Thursday, April 15, 2010

Forever 42

I am a self-confessed, simple-minded little rube. On some level I suppose I take comfort in acknowledging that upfront....as if it lessens the sting when the non-believers eventually learn it for themselves. The nice thing about being located on the food chain a mere caddy corner away from the rock is that it opens up the mind orifice to receiving a lot of stimulation from a variety of sources.

The computer on my desk is festooned with a number of Post-It notes. If and when I stumble across a turn of phrase that resonates with me for whatever reason, I tend to write it on such a note and tape it to my computer. Before you think me a complete fool (a ship that may have already cast off its bow line if not sailed away altogether) let me assure you that the notes are taped to the borders of the monitor and not on the screen itself. My vision is challenged enough without downsizing the available screen size.

Among the notes that are attached to my monitor are ones that seem particularly topical today. Courage is not the absence of fear, but rather the judgment that something else is more important than fear - Ambrose Redmoon. Without heroes we are all plain people and don't know how far we can go - Bernard Malamud. I would submit that both apply with equal force and effect to Jackie Robinson.

Sixty-three years ago today, Jack Roosevelt Robinson became the first African-American player to play Major League baseball when he took the field as a member of the Brooklyn Dodgers. Robinson was already twenty-eight years old when he made his debut but it was not as if his seemingly late arrival in "The Show" was a result of him sitting around and dawdling or some such thing. Au contraire, by the time Robinson played his first game in his #42 uniform for Mom's beloved Dodgers, he had already lived one hell of a life.

As a teenager, Robinson was a sprinter on the U.S. Olympic Team and in the 1936 Olympics in Berlin won the silver medal in the 200-meter dash, finishing second to Adolf Hitler's worst nightmare at those Games: Jesse Owens. Robinson was a four-sport letterman at UCLA. He served in the United States Army during World War II as a Second Lieutenant. He never saw combat. At least not against any members of the Axis. During boot camp he was arrested when he refused to move to the back of a segregated bus. He was subsequently court-martialed. At his trial, he was acquitted of all charges and ultimately received an honorable discharge from the Army.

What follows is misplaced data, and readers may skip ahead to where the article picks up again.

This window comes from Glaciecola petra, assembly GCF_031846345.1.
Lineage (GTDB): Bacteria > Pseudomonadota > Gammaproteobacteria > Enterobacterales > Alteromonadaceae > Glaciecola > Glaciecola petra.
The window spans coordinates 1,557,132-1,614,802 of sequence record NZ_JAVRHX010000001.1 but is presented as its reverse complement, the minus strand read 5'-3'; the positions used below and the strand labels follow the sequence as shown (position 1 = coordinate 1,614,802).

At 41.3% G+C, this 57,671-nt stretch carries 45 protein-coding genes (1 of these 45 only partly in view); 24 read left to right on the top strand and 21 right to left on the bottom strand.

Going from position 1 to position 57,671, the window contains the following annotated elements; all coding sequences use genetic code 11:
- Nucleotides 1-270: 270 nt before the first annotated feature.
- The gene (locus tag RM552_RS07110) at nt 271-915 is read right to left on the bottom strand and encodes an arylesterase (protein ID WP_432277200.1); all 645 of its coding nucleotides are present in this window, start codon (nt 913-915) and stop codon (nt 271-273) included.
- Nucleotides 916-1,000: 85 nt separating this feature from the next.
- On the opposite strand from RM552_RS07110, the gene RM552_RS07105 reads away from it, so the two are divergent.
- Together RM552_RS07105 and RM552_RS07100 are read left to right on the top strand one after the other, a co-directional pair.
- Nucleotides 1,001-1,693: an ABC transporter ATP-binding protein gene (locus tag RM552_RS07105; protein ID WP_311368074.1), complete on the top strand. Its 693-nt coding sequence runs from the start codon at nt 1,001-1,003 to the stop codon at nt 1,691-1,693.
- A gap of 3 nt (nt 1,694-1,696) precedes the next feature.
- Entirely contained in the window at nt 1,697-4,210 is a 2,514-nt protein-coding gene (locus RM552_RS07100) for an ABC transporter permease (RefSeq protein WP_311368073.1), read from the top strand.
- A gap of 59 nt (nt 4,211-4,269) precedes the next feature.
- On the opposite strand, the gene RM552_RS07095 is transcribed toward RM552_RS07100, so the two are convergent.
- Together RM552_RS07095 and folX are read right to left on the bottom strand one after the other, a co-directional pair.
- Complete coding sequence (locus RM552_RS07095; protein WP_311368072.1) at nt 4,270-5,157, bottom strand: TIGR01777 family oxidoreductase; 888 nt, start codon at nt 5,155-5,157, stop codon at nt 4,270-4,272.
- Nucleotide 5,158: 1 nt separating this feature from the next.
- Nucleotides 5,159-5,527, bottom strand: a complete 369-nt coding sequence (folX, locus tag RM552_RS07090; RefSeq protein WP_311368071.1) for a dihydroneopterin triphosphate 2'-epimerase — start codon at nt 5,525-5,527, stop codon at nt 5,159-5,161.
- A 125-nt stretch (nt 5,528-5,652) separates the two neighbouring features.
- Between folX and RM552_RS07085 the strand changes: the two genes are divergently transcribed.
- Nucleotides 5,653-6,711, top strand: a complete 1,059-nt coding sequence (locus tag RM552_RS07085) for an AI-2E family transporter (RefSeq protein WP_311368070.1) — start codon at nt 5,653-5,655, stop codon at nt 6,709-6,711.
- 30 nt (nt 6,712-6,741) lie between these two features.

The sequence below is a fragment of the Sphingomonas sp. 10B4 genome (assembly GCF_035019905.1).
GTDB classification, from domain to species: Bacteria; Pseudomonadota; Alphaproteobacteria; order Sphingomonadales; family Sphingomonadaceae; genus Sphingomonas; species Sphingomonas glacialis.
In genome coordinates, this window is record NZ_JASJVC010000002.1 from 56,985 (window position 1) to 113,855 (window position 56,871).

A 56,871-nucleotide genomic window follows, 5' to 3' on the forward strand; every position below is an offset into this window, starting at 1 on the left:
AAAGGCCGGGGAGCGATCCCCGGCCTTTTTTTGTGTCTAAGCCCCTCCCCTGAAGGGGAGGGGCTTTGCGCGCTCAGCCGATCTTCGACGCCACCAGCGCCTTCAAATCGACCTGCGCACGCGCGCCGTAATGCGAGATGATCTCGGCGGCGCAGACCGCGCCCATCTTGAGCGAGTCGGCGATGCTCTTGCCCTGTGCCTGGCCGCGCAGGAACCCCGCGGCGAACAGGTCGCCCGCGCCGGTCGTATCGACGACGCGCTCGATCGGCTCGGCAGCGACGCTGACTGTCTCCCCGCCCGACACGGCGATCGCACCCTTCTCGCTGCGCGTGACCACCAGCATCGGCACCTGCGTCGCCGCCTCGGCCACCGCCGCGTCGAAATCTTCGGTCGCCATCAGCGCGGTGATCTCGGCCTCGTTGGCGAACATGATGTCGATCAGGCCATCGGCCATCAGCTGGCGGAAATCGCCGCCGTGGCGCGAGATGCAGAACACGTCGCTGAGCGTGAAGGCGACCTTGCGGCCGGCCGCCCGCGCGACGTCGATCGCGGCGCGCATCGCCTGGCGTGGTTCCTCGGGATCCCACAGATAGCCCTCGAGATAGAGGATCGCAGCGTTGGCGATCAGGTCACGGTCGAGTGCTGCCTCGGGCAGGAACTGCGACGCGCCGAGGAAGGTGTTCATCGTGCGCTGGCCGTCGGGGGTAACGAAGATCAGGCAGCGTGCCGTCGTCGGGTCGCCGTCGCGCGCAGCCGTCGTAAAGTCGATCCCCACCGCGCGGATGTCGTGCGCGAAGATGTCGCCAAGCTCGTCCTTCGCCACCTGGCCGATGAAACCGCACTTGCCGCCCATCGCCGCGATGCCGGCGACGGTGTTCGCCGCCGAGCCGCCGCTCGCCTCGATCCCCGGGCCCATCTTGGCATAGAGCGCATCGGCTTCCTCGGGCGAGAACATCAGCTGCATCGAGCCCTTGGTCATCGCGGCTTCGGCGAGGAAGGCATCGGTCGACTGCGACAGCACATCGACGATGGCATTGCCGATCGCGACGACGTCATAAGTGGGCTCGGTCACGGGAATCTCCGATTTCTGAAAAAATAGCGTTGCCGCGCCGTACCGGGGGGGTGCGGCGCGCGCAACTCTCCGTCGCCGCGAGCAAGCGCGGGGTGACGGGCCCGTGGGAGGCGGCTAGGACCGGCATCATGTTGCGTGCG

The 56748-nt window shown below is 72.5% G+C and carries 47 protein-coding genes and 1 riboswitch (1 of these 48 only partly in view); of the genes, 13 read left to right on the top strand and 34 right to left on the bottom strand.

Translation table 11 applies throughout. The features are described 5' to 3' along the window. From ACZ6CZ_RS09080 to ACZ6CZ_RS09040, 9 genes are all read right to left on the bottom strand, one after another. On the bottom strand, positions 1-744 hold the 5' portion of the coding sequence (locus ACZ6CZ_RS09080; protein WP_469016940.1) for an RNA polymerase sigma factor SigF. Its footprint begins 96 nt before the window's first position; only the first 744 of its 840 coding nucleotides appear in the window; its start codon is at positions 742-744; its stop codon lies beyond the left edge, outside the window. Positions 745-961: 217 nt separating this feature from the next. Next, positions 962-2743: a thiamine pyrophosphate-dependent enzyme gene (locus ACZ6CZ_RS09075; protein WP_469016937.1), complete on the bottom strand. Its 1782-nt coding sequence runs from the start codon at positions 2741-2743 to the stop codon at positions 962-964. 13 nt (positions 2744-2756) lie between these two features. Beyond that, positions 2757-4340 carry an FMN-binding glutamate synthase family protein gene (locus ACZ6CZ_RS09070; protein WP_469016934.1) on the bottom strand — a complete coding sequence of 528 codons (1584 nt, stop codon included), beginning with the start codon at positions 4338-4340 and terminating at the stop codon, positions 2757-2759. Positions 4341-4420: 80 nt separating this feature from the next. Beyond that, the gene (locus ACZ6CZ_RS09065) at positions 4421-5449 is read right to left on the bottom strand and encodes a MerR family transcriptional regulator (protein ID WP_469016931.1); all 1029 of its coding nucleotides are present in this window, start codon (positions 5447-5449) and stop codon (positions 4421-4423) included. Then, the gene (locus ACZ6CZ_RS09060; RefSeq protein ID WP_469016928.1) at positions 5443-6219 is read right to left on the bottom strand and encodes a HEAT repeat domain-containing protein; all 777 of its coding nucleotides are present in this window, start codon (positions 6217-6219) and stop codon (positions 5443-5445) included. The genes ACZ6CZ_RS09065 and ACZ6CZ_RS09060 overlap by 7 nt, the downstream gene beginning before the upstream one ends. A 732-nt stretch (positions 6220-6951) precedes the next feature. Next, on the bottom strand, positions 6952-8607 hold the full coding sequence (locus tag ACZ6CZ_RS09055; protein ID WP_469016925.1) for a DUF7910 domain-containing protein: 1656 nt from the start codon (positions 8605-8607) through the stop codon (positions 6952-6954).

I cannot fathom what it must have been like to have been Jackie Robinson on the afternoon of April 15, 1947. He was not the only African-American player on his team or on the field or in the National League. He was the only African-American player in the Major Leagues. He stood alone in the cross hairs of countless people - including some of his teammates and some of the Ebbets Field denizens who hoped against hope every year for a little October magic for their beloved bums - who hated him simply because of the color of his skin. They were not compelled to learn a thing about him before concluding that they hated him. Understanding takes knowledge. Knowledge takes learning. Learning takes time. Fear's a powerful thing. And it is a damned sight quicker.

Mercifully not everyone was aligned against him - although from all I have ever read and watched of Jackie Robinson it seems as if universal opposition would not have deterred him - and he lasted not merely for one day but for ten years. He played only for the Dodgers, retiring after the 1956 season rather than accept a trade to the rival New York (soon-to-be San Francisco) Giants. He was the Rookie of the Year in 1947, the MVP in 1949, a six-time All-Star and - in 1955 (after failing in four prior attempts to defeat the Yankees) he helped bring Mom her only World Series title. In 1962, a decade and a half after his first game as a member of the Dodgers, he was enshrined in the Hall-of-Fame in Cooperstown.

A life is not important except in the impact it has on other lives. Almost seven decades after Jackie Robinson broke the color barrier in Major League Baseball and slightly less than four decades after his death, the importance of Robinson's life remains measurable. When he retired he was quoted as saying, "The way I figured it, I was even with baseball and baseball with me. The game had done much for me, and I had done much for it." It turns out he was wrong by half. The game of baseball did indeed do much for him but all these years later it has not come close to keeping an even balance sheet in terms of what he did for it - and what he continues to do for it.

Baseball is a sport imbued with numbers. There are numbers for everything and they are broken down and broken down again. Today and tonight at every Major League stadium, it is all about one number: 42. If you watch the Yankees tonight (and Vazquez pitched yesterday so you might get to see a "W") with someone who is not a baseball fan - be they a child or an adult - then take the time to tell them why every player is wearing the same number.

Not just anyone could have done what Jackie Robinson did. Knowing myself well, I know that I could not have. I would have failed for reasons having nothing to do with my below-average fielding ability and my complete inability to hit a curve. What Robinson did took more than talent. It took more than character. It took courage. A quality possessed by none but the brave.

-AK

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